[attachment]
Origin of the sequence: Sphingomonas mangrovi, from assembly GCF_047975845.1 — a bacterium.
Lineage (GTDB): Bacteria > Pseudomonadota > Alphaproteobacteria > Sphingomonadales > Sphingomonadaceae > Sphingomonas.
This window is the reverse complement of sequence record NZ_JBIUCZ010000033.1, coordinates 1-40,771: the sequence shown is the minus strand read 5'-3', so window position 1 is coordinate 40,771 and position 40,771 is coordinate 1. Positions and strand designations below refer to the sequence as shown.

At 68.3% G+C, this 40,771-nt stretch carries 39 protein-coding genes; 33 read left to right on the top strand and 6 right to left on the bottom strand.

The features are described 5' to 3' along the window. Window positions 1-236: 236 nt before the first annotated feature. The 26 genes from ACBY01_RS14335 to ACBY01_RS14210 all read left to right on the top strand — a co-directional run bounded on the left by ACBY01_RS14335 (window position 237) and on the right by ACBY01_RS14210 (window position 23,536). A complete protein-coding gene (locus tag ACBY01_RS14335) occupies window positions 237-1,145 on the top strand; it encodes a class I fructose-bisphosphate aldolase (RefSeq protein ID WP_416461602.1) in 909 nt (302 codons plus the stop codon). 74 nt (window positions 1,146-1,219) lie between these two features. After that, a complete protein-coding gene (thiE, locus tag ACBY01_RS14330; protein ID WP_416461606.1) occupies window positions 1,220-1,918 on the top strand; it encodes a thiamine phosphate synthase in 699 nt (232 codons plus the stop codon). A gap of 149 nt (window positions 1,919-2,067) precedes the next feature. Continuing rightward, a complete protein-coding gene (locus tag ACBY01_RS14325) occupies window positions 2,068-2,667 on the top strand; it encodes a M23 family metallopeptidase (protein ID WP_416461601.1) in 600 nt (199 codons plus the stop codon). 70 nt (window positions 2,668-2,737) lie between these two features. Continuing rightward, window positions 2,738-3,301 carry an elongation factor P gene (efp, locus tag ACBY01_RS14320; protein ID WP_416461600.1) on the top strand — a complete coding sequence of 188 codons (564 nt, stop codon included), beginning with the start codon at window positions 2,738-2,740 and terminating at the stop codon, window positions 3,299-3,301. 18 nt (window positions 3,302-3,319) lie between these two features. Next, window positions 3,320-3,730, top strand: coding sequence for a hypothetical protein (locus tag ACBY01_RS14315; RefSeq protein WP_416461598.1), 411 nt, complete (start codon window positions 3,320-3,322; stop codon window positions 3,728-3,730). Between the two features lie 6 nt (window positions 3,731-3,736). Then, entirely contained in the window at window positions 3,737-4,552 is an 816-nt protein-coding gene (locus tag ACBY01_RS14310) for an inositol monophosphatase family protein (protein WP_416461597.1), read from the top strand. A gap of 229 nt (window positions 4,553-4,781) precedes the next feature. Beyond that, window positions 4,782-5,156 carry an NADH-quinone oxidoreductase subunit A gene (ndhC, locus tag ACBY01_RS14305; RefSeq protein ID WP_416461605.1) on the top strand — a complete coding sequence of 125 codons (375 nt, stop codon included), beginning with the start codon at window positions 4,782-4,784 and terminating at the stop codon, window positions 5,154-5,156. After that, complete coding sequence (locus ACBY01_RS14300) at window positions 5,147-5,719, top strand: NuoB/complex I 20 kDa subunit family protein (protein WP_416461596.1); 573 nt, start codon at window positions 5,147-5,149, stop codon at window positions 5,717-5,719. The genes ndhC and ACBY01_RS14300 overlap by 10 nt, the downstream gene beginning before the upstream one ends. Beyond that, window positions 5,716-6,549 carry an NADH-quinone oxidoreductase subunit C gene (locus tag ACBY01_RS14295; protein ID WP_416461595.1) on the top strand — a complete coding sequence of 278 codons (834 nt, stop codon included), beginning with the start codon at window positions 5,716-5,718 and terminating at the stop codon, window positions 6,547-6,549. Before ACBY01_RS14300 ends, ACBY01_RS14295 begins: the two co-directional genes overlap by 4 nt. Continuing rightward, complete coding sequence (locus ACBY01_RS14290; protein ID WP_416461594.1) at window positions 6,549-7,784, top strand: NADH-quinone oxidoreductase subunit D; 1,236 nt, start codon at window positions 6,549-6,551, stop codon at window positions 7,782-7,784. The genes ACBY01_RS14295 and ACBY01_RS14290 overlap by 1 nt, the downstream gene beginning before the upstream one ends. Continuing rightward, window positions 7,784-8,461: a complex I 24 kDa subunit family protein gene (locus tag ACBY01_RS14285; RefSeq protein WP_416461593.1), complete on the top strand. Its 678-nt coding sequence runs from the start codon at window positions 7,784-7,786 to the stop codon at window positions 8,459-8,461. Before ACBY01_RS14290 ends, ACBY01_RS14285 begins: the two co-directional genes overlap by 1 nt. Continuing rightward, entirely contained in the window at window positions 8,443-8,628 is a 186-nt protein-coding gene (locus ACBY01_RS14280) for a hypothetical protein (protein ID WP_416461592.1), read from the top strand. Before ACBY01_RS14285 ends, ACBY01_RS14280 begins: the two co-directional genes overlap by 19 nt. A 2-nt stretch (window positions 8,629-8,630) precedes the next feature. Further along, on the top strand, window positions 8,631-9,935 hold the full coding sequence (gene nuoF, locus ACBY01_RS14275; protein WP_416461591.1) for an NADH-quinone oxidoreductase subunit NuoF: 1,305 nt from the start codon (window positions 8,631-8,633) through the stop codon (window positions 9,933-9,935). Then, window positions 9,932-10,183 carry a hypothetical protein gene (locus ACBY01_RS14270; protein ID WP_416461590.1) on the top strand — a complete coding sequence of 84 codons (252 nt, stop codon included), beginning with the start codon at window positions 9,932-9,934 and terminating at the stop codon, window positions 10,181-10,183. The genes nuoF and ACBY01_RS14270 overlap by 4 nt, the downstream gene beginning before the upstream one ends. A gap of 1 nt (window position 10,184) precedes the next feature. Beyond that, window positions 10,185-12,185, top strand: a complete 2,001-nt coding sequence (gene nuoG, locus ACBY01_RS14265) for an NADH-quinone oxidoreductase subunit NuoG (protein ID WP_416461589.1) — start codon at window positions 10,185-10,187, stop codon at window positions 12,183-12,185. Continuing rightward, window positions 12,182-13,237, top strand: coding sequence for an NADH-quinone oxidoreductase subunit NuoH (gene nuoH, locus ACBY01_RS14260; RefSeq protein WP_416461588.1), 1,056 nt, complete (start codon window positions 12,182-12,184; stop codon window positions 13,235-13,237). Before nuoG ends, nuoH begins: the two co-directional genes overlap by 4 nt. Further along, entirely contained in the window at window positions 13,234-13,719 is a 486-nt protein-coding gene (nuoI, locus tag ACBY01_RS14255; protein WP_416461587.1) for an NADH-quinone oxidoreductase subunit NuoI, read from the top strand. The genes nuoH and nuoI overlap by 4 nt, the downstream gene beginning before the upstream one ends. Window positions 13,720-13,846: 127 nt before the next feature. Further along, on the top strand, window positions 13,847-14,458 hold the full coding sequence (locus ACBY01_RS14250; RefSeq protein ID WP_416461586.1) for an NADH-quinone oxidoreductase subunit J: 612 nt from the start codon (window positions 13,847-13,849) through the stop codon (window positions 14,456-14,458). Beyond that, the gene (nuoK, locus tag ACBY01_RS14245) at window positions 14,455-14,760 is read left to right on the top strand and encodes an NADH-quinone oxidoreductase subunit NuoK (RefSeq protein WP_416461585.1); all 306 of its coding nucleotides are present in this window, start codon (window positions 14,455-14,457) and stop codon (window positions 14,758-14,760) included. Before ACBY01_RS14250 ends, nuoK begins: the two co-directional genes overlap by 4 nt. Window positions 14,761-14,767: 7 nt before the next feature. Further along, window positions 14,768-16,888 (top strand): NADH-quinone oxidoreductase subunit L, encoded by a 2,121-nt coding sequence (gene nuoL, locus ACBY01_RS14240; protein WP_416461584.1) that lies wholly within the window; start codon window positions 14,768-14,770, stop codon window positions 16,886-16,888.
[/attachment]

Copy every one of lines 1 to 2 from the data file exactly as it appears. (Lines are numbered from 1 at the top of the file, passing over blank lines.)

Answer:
Origin of the sequence: Sphingomonas mangrovi, from assembly GCF_047975845.1 — a bacterium.
Lineage (GTDB): Bacteria > Pseudomonadota > Alphaproteobacteria > Sphingomonadales > Sphingomonadaceae > Sphingomonas.